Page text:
Finally, we had a day warm enough to enjoy the outdoor pool. After a long day of driving and hiking, we grabbed our swimming gear and headed for a day of sun and splashing.
We had a wondeful time for the first 20 minutes. Both kids gradually made their way to the deeper area of the kid's pool and seemed very comfortable in the water. Caroline is very adventurous in the water as in every other area of her life and she has already started putting her face in the water. I stay really close to grab her in case she gets too deep, but she always bobs up and down with a smile on her face even if there is some sputtering and coughing.
At one point, she coughed especially hard and I noticed a pinkish tint to the water in front of her. Then another gag, and the cloud grew larger with some definite particles. I recognized the blueberries we had eaten for breakfast now floating in the pool water.
The nice lady dangling her legs on the side of the pool exited in record time. I grabbed my daughter and shame-faced, notified the lifeguard of our unfortunate upset stomach in the pool. The head lifeguard, an older man, was hardly sympathetic as he gave a big groan, blasted his whistle and evacuated the entire pool. At 11:00 in the morning. On a Saturday. At least a hundred people derailed in their enjoyment of family time at the pool. For an entire hour.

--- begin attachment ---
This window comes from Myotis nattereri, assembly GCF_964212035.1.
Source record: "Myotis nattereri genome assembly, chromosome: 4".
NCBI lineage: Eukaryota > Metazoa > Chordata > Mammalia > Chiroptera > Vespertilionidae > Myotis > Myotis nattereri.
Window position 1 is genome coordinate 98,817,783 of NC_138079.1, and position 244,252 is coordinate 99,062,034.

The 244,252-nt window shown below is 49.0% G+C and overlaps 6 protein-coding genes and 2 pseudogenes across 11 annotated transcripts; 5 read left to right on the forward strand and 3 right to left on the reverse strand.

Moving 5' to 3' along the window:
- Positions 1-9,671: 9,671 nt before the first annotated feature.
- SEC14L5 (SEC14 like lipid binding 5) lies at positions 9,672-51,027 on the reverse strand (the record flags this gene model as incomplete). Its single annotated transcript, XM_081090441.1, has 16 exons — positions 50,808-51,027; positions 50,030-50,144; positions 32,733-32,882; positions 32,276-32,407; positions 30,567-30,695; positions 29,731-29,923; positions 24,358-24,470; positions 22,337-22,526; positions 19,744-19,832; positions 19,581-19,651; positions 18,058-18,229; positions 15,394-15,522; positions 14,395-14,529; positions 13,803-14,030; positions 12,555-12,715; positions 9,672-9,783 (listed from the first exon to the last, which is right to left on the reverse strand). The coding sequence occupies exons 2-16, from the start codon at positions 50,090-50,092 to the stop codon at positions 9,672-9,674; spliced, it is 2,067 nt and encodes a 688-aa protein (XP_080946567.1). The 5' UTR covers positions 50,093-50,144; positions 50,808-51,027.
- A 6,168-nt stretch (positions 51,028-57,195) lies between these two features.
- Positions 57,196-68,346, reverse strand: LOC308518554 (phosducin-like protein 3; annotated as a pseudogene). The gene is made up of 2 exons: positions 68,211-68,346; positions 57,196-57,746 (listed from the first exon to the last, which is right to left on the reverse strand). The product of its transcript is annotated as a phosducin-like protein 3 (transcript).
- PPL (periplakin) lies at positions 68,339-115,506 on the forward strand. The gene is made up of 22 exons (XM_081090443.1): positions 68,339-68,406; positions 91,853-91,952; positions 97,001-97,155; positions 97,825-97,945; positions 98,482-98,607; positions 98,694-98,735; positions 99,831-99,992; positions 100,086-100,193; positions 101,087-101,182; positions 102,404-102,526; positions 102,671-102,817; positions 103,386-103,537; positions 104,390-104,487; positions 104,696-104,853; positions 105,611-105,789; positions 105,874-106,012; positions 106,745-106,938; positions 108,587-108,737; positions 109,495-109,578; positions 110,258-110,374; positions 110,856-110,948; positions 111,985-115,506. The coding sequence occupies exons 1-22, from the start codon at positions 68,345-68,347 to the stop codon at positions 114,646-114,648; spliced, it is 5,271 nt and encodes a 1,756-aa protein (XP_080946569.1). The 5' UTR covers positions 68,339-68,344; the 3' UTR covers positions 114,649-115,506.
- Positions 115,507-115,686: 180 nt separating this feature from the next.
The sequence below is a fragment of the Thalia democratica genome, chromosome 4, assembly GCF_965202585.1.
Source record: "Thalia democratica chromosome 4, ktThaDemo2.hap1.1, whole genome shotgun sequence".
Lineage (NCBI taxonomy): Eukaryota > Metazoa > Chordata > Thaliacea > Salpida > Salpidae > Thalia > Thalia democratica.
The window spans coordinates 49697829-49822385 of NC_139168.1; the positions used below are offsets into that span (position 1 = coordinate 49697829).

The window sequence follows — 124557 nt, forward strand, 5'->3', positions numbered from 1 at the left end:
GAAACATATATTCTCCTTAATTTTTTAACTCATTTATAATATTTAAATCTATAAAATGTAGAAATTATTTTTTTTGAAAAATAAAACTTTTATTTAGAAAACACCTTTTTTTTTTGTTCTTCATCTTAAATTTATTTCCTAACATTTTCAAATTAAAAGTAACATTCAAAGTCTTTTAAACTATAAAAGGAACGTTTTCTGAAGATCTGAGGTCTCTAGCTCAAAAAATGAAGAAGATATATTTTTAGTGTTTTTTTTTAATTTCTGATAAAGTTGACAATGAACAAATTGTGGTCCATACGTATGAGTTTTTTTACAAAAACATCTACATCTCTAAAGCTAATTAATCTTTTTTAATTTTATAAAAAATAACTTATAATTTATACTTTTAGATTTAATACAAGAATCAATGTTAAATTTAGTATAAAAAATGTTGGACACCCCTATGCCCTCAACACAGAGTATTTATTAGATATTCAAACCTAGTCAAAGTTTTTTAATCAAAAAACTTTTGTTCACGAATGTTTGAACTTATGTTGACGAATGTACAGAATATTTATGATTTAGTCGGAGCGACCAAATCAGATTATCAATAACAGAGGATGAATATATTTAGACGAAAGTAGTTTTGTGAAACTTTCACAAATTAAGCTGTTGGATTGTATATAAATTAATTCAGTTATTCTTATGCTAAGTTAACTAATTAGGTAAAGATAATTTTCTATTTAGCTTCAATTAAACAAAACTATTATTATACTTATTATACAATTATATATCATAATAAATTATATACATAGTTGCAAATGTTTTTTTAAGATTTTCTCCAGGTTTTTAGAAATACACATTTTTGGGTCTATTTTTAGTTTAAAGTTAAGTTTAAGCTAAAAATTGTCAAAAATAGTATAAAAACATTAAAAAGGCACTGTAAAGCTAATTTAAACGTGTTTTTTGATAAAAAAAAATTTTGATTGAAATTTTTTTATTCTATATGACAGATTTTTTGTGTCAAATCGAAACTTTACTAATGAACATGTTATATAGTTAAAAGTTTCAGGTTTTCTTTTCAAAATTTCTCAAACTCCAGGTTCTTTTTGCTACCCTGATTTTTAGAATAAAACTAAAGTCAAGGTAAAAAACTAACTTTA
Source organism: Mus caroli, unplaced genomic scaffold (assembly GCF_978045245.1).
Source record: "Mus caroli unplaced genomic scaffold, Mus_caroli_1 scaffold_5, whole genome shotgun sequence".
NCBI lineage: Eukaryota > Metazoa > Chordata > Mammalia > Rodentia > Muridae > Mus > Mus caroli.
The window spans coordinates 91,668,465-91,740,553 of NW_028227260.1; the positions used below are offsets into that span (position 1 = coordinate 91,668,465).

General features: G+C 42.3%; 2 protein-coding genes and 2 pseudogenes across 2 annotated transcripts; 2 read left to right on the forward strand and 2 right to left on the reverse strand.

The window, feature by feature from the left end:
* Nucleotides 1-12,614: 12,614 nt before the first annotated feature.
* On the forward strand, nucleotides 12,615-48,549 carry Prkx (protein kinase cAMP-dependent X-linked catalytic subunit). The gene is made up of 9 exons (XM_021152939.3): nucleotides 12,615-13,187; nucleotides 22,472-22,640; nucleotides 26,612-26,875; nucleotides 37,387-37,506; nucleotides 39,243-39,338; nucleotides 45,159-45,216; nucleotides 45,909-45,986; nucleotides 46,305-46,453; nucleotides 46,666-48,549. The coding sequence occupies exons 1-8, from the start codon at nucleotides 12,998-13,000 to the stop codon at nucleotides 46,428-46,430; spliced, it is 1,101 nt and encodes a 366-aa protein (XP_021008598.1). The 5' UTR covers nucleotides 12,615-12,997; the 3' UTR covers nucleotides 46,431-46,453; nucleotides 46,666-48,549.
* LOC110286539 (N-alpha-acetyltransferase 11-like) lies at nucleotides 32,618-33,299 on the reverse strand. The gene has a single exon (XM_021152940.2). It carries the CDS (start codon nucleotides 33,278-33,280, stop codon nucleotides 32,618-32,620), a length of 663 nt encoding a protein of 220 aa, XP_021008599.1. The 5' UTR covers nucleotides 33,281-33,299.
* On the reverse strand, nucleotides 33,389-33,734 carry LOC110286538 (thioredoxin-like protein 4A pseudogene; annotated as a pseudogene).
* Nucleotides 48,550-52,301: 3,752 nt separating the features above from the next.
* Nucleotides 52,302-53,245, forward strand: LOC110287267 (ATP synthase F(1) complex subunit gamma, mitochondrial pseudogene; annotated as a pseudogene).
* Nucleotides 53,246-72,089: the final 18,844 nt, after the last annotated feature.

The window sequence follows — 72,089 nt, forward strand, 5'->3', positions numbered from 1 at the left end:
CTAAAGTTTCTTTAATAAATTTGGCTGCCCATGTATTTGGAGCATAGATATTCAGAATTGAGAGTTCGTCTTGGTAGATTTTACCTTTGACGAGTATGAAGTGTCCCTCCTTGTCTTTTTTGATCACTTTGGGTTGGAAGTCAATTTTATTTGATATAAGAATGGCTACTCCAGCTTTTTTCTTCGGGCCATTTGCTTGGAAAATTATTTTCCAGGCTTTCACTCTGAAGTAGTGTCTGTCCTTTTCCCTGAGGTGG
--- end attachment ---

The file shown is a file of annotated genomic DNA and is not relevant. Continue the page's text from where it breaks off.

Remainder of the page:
Caroline, for the record, was absolutely fine. It was not a stomach bug. As I have suspected for quite some time, she has inherited the hyper-active Monroe woman gag reflex. I have a feeling we have not experienced the last of it.
I gathered our things, trying to sneak out with a shred of my dignity intact. Rylan, the newscaster, was making the rounds up and down our row of chairs. "My sister just puked in the pool! Can you believe that? Now they have to clean out all the blueberries."
We may never be able to go back to the pool again. If we do next month, I will be cutting and dyeing my hair and we will all be wearing new bathing suits. And Caroline will be wearing some gigantic water wings to keep her head a foot above that water.